IMINT: Imagery Intelligence


Imagery Intelligence (IMINT) will be a mainstay of the Intelligence Community (IC) in the 21st century. The IMINT community (IMC) today is made up of a diverse set of users including military, national, and civilian. We anticipate that the numbers and types of imagery users will continue to grow dramatically in the future, perhaps into other areas not yet imagined. Thus, it is extremely important that our imagery system be flexible to support these changing needs.

The needs of the military will continue to expand, as their mission spreads into ,new, uncharted areas. Across all levels (strategic, theater, and tactical) we will see this new scope, in areas such as coalition operations; highly mobile, detached operations; enhanced C41 (Command, Control, Communications, Computers and Intelligence); and peacekeeping and humanitarian operations, along with further "operations other than war." These increased areas of responsibility bring with them a greater need for imagery support. Advanced, precision guided munitions will also demand-a new level of sustained, highly accurate, imagery products.

Civilian and national imagery requirements will also continue to grow. We have already seen the use of national imagery spread into environmental monitoring and evaluation and aid in disaster relief, both national and international. Nevertheless, this particular intelligence source will be of primary importance for support to law enforcement, counternarcotics and counterterrorism, monitoring treaties and weapons proliferation, and strategic and economic intelligence. Again, though, there may be areas of intense, future civilian use that go unseen today, because the future availability of commercial imagery and the recent push to downgrade national imagery will potentially bring out new and different users who did not previously have access to this type of data. Consequently, our future systems must be easily adaptable in order to meet these vastly different requirements.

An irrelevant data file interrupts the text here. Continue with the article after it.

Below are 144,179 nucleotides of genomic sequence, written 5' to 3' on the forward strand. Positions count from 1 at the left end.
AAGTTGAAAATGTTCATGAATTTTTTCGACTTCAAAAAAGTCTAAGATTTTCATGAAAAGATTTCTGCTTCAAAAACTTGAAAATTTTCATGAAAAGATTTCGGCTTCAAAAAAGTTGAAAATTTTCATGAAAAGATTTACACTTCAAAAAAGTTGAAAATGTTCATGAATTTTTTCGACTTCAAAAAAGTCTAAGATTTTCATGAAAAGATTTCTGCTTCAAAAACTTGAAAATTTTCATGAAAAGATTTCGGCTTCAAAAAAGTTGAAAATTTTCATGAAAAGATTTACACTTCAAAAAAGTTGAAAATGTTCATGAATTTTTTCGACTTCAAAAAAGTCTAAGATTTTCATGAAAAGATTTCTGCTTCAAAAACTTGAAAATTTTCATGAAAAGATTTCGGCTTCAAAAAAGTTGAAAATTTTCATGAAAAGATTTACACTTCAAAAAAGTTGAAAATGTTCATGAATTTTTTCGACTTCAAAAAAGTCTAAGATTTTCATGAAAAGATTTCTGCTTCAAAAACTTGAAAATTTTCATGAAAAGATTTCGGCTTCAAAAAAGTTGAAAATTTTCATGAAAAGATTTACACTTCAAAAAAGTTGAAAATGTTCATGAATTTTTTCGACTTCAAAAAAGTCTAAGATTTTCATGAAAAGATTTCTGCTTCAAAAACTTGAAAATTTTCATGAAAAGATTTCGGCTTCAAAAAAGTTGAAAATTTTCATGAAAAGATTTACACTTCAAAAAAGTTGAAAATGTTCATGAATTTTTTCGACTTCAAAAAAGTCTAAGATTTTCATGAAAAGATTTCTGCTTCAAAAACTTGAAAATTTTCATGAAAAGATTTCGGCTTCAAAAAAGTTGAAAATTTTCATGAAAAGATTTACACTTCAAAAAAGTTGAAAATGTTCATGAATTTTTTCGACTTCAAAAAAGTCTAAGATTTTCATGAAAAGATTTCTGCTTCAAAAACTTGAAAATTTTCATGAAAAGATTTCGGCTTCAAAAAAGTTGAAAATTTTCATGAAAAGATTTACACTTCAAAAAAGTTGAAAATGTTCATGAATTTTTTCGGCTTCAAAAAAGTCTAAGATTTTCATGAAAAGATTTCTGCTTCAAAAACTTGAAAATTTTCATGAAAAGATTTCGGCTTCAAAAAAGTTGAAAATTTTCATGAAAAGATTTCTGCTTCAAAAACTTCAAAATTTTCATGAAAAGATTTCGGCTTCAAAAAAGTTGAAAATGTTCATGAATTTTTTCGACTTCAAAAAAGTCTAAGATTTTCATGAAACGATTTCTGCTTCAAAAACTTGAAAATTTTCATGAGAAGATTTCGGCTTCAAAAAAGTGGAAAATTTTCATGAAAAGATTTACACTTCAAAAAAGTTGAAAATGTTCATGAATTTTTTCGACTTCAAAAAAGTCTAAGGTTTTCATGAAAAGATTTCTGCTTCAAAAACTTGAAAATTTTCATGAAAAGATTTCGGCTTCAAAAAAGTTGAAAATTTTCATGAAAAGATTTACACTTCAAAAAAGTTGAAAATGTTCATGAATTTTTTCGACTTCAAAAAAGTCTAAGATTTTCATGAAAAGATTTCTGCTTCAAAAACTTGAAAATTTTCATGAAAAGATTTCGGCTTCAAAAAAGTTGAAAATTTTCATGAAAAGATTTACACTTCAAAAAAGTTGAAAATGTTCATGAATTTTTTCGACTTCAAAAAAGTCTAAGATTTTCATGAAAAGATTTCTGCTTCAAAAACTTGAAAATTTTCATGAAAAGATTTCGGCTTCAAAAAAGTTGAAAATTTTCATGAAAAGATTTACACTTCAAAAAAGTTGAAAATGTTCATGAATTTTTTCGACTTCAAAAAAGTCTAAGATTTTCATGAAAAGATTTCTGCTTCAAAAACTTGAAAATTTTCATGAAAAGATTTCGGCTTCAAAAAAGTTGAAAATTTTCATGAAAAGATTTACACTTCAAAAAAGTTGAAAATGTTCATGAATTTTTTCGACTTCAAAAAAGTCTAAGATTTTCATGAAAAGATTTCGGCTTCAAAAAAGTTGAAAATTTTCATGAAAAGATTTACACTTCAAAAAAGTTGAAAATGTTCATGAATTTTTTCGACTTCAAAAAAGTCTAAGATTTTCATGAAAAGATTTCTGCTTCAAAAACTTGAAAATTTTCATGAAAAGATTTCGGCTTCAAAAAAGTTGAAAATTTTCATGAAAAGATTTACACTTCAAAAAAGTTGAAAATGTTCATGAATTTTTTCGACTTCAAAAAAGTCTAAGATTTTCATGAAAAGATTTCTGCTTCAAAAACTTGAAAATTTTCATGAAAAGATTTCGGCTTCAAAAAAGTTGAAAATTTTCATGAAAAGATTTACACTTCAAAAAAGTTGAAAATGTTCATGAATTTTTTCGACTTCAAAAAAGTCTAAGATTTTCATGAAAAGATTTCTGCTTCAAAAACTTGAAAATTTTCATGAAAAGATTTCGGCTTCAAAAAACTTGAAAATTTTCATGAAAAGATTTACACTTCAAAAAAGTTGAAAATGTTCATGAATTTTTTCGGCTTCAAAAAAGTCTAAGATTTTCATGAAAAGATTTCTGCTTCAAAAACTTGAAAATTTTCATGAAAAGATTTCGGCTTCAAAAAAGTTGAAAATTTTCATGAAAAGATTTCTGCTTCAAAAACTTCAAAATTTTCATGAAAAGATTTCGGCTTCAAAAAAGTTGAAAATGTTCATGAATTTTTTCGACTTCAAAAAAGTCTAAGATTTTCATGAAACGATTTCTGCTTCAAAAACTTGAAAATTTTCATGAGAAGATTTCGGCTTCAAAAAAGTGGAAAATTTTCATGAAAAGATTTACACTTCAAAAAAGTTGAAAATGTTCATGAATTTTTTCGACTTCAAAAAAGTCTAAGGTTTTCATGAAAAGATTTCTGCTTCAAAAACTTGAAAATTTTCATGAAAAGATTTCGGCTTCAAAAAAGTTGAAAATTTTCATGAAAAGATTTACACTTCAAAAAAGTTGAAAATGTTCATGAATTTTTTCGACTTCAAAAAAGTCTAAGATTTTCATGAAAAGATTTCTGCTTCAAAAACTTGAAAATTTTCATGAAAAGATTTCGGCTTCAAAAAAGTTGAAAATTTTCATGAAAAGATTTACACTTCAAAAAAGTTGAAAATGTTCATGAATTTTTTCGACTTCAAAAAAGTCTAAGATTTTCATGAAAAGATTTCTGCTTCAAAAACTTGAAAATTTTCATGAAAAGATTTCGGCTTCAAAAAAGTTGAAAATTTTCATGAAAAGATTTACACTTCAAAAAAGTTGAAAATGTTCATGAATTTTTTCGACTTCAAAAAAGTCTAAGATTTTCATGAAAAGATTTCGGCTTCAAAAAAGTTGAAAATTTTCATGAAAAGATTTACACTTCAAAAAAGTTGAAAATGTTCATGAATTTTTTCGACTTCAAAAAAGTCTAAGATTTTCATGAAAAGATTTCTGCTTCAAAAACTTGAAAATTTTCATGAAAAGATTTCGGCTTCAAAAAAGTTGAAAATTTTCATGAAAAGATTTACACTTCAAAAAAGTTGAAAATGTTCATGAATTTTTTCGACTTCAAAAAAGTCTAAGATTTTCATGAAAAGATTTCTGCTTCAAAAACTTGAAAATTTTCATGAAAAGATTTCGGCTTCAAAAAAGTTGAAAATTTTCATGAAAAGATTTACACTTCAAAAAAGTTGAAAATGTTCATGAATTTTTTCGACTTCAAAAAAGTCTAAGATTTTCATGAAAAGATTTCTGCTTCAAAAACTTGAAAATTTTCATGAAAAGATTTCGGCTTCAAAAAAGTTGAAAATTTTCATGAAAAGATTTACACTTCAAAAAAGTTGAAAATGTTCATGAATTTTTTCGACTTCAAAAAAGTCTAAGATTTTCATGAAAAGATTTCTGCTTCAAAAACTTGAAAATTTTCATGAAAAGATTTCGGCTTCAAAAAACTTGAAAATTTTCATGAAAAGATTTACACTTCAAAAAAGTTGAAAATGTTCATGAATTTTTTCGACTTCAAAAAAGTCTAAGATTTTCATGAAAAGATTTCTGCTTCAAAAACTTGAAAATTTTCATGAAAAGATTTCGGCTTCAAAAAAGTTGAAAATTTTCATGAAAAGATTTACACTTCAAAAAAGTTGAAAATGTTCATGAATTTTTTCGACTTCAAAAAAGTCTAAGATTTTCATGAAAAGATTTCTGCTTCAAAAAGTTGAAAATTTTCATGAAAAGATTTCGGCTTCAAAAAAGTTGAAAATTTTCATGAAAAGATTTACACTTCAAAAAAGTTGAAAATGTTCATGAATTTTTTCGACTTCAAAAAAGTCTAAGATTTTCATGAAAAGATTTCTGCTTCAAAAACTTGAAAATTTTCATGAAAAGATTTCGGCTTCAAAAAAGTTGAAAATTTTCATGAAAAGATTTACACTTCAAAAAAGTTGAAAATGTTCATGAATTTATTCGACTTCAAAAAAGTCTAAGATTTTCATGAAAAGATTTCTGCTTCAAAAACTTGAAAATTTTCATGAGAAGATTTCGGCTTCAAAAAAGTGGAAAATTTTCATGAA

The IMC faces several challenges and must adapt in order to maintain the level of support provided to, and expected by, today's customers in a future, changing environment. These challenges arise in almost every functional area: organization, requirements management, collection, tasking, processing, exploitation, and


dissemination. Other issues include classification levels, denial and deception, and interaction with commercial systems. Each of these areas will be addressed separately in this study.

IMINT will see a great transformation in the next century. Commercial systems will allow everyone, including our foes, to have access to high resolution imagery. At the same time, classification of national imagery must provide the required access to allies while continuing to protect collection/processing capabilities. The number of users and requirements will grow. Exploitation will be the chokepoint in the imagery process. The explosion of available imagery will overwhelm the imagery analyst unless automated/assisted target recognition algorithms or other exploitation/production tools can be developed. Spectroradiometric collection will become more important, with major impacts on the collection, processing, dissemination and exploitation arenas.